‘Transfer of Sentenced Persons’ to give convicts option to serve time in their home country
Senator Panfilo Lacson on Monday, August 19, called for the Department of Foreign Affairs (DFA) to pursue more Transfer of Sentenced Persons agreements with other countries, pointing out the efforts of the government to help Filipino drug convicts abroad while it is “killing people” in the Philippines.
“How do you reconcile [the fact that] here in our country we’re killing people and then we’re saving drug convicts detained in another country. I’m just curious,” Lacson asked Foreign Affairs Secretary Teodoro Locsin Jr. during the hearing of the Senate foreign affairs relations committee.
“Going back to the repatriation of Filipino convicts, maybe you should pursue more Transfer of Sentenced Persons treaties, just like what we have with Spain. I’m just wondering if they would agree to be transferred to Muntinlupa [that is, the New Bilibid Prison] from where they are being detained abroad,” he added.
According to the Treaty on the Transfer of Sentenced Persons, individuals tried and convicted in a foreign country would have the option to serve their time remaining their sentence in their home country.
Lacson’s statement came following the data released by the DFA during the meeting that showed that most Filipinos overseas were detained due to drug charges.
Normally, the DFA offers financial and legal aid to Filipinos abroad through the assistance to nationals (ATN) or the legal assistance fund (LAF).
DFA Undersecretary for Migrant Workers’ Affairs Sarah Lou Arriola said P1 billion is allotted for the ATN while the LAF has a P200 million budget.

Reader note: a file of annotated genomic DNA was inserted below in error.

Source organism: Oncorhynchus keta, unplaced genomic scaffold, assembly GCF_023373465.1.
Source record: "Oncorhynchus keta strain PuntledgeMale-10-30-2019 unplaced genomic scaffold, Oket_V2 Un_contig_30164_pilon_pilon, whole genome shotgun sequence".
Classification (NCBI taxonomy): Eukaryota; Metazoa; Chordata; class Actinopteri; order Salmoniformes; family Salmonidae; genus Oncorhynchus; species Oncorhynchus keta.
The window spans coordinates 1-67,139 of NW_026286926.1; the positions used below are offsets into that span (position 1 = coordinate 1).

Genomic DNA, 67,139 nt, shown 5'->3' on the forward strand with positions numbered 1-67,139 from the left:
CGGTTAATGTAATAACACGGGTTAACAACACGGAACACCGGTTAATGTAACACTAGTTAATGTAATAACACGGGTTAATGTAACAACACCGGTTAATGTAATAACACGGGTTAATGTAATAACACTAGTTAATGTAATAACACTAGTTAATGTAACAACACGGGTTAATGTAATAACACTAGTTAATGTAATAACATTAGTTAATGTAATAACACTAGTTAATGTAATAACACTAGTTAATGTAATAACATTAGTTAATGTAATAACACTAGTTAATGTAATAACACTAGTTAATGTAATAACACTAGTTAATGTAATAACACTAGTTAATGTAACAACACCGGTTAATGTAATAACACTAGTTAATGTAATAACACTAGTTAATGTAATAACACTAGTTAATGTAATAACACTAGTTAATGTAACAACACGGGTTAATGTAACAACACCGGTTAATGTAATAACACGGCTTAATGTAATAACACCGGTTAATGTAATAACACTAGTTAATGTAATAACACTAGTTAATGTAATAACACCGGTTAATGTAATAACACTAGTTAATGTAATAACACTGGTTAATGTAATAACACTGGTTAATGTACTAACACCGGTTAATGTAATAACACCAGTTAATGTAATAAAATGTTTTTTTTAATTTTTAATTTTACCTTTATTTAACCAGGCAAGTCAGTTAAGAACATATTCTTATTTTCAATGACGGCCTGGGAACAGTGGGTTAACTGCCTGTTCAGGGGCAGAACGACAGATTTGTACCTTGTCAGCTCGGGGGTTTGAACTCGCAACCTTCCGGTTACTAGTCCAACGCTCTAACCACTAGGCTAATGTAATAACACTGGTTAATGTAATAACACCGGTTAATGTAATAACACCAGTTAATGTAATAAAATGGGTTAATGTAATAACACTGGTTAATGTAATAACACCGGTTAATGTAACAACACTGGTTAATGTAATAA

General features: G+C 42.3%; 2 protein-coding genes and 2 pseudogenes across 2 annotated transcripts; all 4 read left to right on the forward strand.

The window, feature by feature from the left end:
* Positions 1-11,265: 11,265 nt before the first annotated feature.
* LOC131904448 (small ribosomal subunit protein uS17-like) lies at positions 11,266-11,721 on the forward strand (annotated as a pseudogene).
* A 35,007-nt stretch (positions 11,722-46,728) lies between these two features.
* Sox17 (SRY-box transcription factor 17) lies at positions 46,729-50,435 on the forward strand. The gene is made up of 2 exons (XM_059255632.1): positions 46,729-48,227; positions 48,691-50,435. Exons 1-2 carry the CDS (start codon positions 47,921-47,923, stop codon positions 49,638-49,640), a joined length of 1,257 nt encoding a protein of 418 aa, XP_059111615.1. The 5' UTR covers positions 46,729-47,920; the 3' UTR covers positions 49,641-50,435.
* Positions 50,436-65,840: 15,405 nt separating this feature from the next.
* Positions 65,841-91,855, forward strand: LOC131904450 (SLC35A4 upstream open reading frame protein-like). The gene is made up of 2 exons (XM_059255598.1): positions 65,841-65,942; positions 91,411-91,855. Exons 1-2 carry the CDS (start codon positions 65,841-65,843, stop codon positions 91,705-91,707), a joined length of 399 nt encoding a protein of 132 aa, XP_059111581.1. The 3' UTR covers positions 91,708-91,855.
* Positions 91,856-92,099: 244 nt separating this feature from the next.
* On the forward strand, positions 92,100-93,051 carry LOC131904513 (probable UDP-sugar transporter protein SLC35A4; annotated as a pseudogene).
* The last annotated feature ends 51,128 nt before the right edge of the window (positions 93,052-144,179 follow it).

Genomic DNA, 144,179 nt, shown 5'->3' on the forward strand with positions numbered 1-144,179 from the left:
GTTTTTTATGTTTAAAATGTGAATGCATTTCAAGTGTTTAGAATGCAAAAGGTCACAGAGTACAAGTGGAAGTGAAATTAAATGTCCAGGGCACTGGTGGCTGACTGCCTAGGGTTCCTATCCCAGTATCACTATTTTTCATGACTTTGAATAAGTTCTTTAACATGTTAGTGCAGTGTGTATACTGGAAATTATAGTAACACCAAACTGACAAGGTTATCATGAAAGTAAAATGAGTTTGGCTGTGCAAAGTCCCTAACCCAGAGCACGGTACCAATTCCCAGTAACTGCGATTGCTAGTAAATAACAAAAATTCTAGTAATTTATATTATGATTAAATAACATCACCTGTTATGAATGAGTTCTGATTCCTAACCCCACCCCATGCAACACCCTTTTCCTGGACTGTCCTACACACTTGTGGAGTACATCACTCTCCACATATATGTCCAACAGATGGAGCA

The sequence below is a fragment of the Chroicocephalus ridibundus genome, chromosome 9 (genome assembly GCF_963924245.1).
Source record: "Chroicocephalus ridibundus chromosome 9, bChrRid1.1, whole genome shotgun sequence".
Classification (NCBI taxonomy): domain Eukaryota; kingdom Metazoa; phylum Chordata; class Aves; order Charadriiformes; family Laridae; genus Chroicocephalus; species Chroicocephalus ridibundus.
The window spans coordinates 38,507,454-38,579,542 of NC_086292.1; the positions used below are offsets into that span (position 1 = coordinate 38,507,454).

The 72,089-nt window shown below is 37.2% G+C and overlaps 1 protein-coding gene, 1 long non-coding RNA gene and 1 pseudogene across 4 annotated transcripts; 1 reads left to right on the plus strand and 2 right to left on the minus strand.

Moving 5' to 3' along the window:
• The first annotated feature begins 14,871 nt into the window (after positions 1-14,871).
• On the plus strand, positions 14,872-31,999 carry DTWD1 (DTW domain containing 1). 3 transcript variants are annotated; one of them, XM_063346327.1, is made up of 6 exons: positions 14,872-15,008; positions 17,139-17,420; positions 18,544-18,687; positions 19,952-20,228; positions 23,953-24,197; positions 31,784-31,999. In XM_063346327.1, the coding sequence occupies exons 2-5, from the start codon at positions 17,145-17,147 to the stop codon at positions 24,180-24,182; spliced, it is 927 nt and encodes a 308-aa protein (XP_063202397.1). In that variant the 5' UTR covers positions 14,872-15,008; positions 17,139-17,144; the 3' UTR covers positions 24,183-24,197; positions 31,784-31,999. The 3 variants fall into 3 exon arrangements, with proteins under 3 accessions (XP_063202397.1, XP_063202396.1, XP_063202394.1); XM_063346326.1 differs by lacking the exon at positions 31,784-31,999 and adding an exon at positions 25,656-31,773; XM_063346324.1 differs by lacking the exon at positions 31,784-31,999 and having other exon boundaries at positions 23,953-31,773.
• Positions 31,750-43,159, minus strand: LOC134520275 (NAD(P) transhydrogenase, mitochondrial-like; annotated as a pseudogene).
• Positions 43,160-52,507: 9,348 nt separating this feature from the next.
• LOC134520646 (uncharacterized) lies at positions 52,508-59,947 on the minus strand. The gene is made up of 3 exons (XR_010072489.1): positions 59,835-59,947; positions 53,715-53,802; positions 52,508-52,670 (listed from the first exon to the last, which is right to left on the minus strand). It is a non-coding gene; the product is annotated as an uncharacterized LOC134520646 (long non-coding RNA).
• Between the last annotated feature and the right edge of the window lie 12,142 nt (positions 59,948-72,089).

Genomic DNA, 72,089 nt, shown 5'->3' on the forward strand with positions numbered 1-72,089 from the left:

She added that the DFA has spent P483 million, or 48%, of its ATN fund and P81 million, 41%, of its LAF from January to July 2019.
Arriola also noted that overseas Filipinos on death row due to conviction in drug cases had been provided with lawyers “since the inception of the case.”
“It’s just that many of them are drug mules or some of them, like in the case in Mexico we have constructive possession of drugs in a ship, but we make representations with the countries of destination that we ask for due process and speedy resolution of the case,” she explained.
Filipinos first, convicts second
In response to Lacson’s question, Locsin said: “Frankly, I used to wonder about that. That’s why I continue to support the abolition of death penalty because I cannot see how, now that we abolished it, if we restore it, how can we appeal if we feel that there is a possibility of miscarriage of justice in a foreign country.”
“How can we appeal for mercy or a commutation of sentence? That’s a completely unresolved issue as far as I’m concerned,” he added.
Senator Aquilino Pimentel III, for his part, said it does not mean that Filipinos who violated another country’s laws should not be punished.
“We are not saying that they [Filipino convicts abroad] should not be punished, but since they are our nationals, we take care of them, we monitor how they are treated, we look at their condition. So is that a way to rationalize?” said the chair of the Senate foreign relations committee.
“Cause we will never ask a foreign country, do not punish our countryman who is involved in drugs because we also will jail him here if he violates our loss. But when you incarcerate him and you punish him, we should be allowed to take a look and pay a visit to our countryman and look at his condition or situation,” he added.
Lacson noted that a possible justification for the DFA effort to assist convicts overseas is that the government will treat them as Filipinos first and convicts second.
“If our intention is to really take care of our own nationals, it would be better if they were here. So maybe in coordination with hose foreign countries, we can pursue that path,” he said. (AJPress)